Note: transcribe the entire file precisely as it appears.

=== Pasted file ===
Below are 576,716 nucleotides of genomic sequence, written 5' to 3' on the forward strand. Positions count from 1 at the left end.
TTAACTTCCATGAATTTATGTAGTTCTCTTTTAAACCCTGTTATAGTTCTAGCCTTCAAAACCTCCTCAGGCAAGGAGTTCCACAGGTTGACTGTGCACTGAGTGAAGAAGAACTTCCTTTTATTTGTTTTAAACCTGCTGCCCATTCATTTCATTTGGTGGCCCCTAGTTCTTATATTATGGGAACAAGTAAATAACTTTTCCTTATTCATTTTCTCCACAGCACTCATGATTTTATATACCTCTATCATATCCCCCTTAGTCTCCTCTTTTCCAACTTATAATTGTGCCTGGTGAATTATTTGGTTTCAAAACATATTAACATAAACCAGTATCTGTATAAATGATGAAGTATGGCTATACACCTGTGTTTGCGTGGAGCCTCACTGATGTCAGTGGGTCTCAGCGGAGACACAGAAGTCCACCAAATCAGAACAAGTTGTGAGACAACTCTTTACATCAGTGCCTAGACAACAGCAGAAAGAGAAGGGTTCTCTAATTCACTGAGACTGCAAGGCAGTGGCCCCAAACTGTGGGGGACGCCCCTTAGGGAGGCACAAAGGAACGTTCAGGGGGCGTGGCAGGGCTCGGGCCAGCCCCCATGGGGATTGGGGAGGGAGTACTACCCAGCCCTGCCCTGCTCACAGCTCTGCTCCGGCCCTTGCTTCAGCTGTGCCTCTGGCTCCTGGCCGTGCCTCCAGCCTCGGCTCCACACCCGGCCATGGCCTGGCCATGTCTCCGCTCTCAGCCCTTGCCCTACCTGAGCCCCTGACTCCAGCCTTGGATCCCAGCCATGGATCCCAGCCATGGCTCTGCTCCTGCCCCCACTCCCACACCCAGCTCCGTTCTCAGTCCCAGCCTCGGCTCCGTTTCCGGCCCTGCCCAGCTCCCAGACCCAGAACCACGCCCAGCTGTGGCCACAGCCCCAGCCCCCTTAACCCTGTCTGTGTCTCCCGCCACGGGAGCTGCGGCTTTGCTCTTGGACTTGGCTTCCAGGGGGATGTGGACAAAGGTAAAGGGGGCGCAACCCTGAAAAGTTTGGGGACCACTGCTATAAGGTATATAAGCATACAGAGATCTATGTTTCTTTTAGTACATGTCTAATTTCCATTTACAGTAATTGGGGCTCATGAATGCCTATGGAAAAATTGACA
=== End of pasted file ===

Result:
Below are 576,716 nucleotides of genomic sequence, written 5' to 3' on the forward strand. Positions count from 1 at the left end.
TTAACTTCCATGAATTTATGTAGTTCTCTTTTAAACCCTGTTATAGTTCTAGCCTTCAAAACCTCCTCAGGCAAGGAGTTCCACAGGTTGACTGTGCACTGAGTGAAGAAGAACTTCCTTTTATTTGTTTTAAACCTGCTGCCCATTCATTTCATTTGGTGGCCCCTAGTTCTTATATTATGGGAACAAGTAAATAACTTTTCCTTATTCATTTTCTCCACAGCACTCATGATTTTATATACCTCTATCATATCCCCCTTAGTCTCCTCTTTTCCAACTTATAATTGTGCCTGGTGAATTATTTGGTTTCAAAACATATTAACATAAACCAGTATCTGTATAAATGATGAAGTATGGCTATACACCTGTGTTTGCGTGGAGCCTCACTGATGTCAGTGGGTCTCAGCGGAGACACAGAAGTCCACCAAATCAGAACAAGTTGTGAGACAACTCTTTACATCAGTGCCTAGACAACAGCAGAAAGAGAAGGGTTCTCTAATTCACTGAGACTGCAAGGCAGTGGCCCCAAACTGTGGGGGACGCCCCTTAGGGAGGCACAAAGGAACGTTCAGGGGGCGTGGCAGGGCTCGGGCCAGCCCCCATGGGGATTGGGGAGGGAGTACTACCCAGCCCTGCCCTGCTCACAGCTCTGCTCCGGCCCTTGCTTCAGCTGTGCCTCTGGCTCCTGGCCGTGCCTCCAGCCTCGGCTCCACACCCGGCCATGGCCTGGCCATGTCTCCGCTCTCAGCCCTTGCCCTACCTGAGCCCCTGACTCCAGCCTTGGATCCCAGCCATGGATCCCAGCCATGGCTCTGCTCCTGCCCCCACTCCCACACCCAGCTCCGTTCTCAGTCCCAGCCTCGGCTCCGTTTCCGGCCCTGCCCAGCTCCCAGACCCAGAACCACGCCCAGCTGTGGCCACAGCCCCAGCCCCCTTAACCCTGTCTGTGTCTCCCGCCACGGGAGCTGCGGCTTTGCTCTTGGACTTGGCTTCCAGGGGGATGTGGACAAAGGTAAAGGGGGCGCAACCCTGAAAAGTTTGGGGACCACTGCTATAAGGTATATAAGCATACAGAGATCTATGTTTCTTTTAGTACATGTCTAATTTCCATTTACAGTAATTGGGGCTCATGAATGCCTATGGAAAAATTGACA